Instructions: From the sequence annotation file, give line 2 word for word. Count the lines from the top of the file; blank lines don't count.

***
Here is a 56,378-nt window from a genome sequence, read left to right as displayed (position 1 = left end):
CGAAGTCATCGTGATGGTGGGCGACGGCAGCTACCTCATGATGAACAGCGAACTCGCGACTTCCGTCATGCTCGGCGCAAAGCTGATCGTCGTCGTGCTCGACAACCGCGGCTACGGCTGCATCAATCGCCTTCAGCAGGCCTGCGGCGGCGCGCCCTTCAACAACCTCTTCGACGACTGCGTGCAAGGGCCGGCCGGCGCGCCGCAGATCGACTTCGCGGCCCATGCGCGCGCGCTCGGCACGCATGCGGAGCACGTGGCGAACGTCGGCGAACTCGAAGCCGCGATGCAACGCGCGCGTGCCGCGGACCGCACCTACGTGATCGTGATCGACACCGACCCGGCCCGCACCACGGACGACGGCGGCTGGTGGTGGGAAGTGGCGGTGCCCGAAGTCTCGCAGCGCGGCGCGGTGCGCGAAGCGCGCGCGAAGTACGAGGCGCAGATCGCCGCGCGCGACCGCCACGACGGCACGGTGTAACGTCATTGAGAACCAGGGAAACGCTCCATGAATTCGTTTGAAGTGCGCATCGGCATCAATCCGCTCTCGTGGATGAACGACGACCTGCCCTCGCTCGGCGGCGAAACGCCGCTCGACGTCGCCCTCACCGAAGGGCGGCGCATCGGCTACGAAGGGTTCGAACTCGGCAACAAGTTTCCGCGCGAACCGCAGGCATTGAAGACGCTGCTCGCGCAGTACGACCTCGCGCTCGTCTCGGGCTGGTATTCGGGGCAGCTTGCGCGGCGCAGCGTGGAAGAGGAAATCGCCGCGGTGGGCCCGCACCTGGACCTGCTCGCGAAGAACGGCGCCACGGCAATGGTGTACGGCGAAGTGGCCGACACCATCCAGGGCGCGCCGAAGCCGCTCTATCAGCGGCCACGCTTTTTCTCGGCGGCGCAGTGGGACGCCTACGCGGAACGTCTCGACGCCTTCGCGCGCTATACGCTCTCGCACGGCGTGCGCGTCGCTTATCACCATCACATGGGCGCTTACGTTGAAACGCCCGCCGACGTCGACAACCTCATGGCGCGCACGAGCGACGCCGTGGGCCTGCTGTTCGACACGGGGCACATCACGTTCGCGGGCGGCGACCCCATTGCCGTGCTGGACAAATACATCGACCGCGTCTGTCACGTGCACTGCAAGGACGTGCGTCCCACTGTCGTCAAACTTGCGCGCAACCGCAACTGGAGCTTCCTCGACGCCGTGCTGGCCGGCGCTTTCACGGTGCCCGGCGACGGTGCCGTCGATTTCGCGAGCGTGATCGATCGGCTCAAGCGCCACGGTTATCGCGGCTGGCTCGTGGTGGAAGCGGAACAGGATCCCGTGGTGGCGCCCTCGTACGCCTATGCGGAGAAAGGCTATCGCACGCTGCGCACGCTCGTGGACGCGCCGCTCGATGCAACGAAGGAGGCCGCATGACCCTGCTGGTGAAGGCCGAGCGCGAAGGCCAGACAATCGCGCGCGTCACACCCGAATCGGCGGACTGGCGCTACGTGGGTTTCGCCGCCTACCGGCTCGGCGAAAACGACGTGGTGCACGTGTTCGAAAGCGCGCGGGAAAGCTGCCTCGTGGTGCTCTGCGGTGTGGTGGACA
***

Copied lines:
CGAAGTCATCGTGATGGTGGGCGACGGCAGCTACCTCATGATGAACAGCGAACTCGCGACTTCCGTCATGCTCGGCGCAAAGCTGATCGTCGTCGTGCTCGACAACCGCGGCTACGGCTGCATCAATCGCCTTCAGCAGGCCTGCGGCGGCGCGCCCTTCAACAACCTCTTCGACGACTGCGTGCAAGGGCCGGCCGGCGCGCCGCAGATCGACTTCGCGGCCCATGCGCGCGCGCTCGGCACGCATGCGGAGCACGTGGCGAACGTCGGCGAACTCGAAGCCGCGATGCAACGCGCGCGTGCCGCGGACCGCACCTACGTGATCGTGATCGACACCGACCCGGCCCGCACCACGGACGACGGCGGCTGGTGGTGGGAAGTGGCGGTGCCCGAAGTCTCGCAGCGCGGCGCGGTGCGCGAAGCGCGCGCGAAGTACGAGGCGCAGATCGCCGCGCGCGACCGCCACGACGGCACGGTGTAACGTCATTGAGAACCAGGGAAACGCTCCATGAATTCGTTTGAAGTGCGCATCGGCATCAATCCGCTCTCGTGGATGAACGACGACCTGCCCTCGCTCGGCGGCGAAACGCCGCTCGACGTCGCCCTCACCGAAGGGCGGCGCATCGGCTACGAAGGGTTCGAACTCGGCAACAAGTTTCCGCGCGAACCGCAGGCATTGAAGACGCTGCTCGCGCAGTACGACCTCGCGCTCGTCTCGGGCTGGTATTCGGGGCAGCTTGCGCGGCGCAGCGTGGAAGAGGAAATCGCCGCGGTGGGCCCGCACCTGGACCTGCTCGCGAAGAACGGCGCCACGGCAATGGTGTACGGCGAAGTGGCCGACACCATCCAGGGCGCGCCGAAGCCGCTCTATCAGCGGCCACGCTTTTTCTCGGCGGCGCAGTGGGACGCCTACGCGGAACGTCTCGACGCCTTCGCGCGCTATACGCTCTCGCACGGCGTGCGCGTCGCTTATCACCATCACATGGGCGCTTACGTTGAAACGCCCGCCGACGTCGACAACCTCATGGCGCGCACGAGCGACGCCGTGGGCCTGCTGTTCGACACGGGGCACATCACGTTCGCGGGCGGCGACCCCATTGCCGTGCTGGACAAATACATCGACCGCGTCTGTCACGTGCACTGCAAGGACGTGCGTCCCACTGTCGTCAAACTTGCGCGCAACCGCAACTGGAGCTTCCTCGACGCCGTGCTGGCCGGCGCTTTCACGGTGCCCGGCGACGGTGCCGTCGATTTCGCGAGCGTGATCGATCGGCTCAAGCGCCACGGTTATCGCGGCTGGCTCGTGGTGGAAGCGGAACAGGATCCCGTGGTGGCGCCCTCGTACGCCTATGCGGAGAAAGGCTATCGCACGCTGCGCACGCTCGTGGACGCGCCGCTCGATGCAACGAAGGAGGCCGCATGACCCTGCTGGTGAAGGCCGAGCGCGAAGGCCAGACAATCGCGCGCGTCACACCCGAATCGGCGGACTGGCGCTACGTGGGTTTCGCCGCCTACCGGCTCGGCGAAAACGACGTGGTGCACGTGTTCGAAAGCGCGCGGGAAAGCTGCCTCGTGGTGCTCTGCGGTGTGGTGGACA